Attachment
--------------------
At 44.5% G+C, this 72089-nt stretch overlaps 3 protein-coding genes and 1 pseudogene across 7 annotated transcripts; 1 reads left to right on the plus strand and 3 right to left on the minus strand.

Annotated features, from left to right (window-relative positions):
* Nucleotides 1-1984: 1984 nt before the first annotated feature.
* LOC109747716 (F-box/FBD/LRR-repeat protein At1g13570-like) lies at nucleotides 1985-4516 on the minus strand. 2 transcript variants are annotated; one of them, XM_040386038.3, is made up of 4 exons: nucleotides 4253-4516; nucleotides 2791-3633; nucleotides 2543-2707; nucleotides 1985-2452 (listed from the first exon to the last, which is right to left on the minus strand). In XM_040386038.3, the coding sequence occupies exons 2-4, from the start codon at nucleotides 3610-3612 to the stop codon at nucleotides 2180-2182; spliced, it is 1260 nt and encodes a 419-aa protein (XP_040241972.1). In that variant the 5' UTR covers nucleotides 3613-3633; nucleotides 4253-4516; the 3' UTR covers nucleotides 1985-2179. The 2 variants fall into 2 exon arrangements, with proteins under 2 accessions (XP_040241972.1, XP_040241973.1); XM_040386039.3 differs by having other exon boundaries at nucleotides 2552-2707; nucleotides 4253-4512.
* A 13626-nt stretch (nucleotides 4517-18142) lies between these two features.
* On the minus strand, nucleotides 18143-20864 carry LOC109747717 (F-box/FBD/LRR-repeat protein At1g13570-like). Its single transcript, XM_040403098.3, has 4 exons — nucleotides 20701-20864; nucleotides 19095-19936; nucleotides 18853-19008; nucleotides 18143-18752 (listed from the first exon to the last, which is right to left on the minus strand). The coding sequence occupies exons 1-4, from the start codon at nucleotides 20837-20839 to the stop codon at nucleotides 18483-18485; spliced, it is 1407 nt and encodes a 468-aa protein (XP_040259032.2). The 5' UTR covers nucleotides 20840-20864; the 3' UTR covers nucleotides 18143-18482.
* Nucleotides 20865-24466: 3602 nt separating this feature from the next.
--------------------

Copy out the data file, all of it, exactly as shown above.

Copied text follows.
At 44.5% G+C, this 72089-nt stretch overlaps 3 protein-coding genes and 1 pseudogene across 7 annotated transcripts; 1 reads left to right on the plus strand and 3 right to left on the minus strand.

Annotated features, from left to right (window-relative positions):
* Nucleotides 1-1984: 1984 nt before the first annotated feature.
* LOC109747716 (F-box/FBD/LRR-repeat protein At1g13570-like) lies at nucleotides 1985-4516 on the minus strand. 2 transcript variants are annotated; one of them, XM_040386038.3, is made up of 4 exons: nucleotides 4253-4516; nucleotides 2791-3633; nucleotides 2543-2707; nucleotides 1985-2452 (listed from the first exon to the last, which is right to left on the minus strand). In XM_040386038.3, the coding sequence occupies exons 2-4, from the start codon at nucleotides 3610-3612 to the stop codon at nucleotides 2180-2182; spliced, it is 1260 nt and encodes a 419-aa protein (XP_040241972.1). In that variant the 5' UTR covers nucleotides 3613-3633; nucleotides 4253-4516; the 3' UTR covers nucleotides 1985-2179. The 2 variants fall into 2 exon arrangements, with proteins under 2 accessions (XP_040241972.1, XP_040241973.1); XM_040386039.3 differs by having other exon boundaries at nucleotides 2552-2707; nucleotides 4253-4512.
* A 13626-nt stretch (nucleotides 4517-18142) lies between these two features.
* On the minus strand, nucleotides 18143-20864 carry LOC109747717 (F-box/FBD/LRR-repeat protein At1g13570-like). Its single transcript, XM_040403098.3, has 4 exons — nucleotides 20701-20864; nucleotides 19095-19936; nucleotides 18853-19008; nucleotides 18143-18752 (listed from the first exon to the last, which is right to left on the minus strand). The coding sequence occupies exons 1-4, from the start codon at nucleotides 20837-20839 to the stop codon at nucleotides 18483-18485; spliced, it is 1407 nt and encodes a 468-aa protein (XP_040259032.2). The 5' UTR covers nucleotides 20840-20864; the 3' UTR covers nucleotides 18143-18482.
* Nucleotides 20865-24466: 3602 nt separating this feature from the next.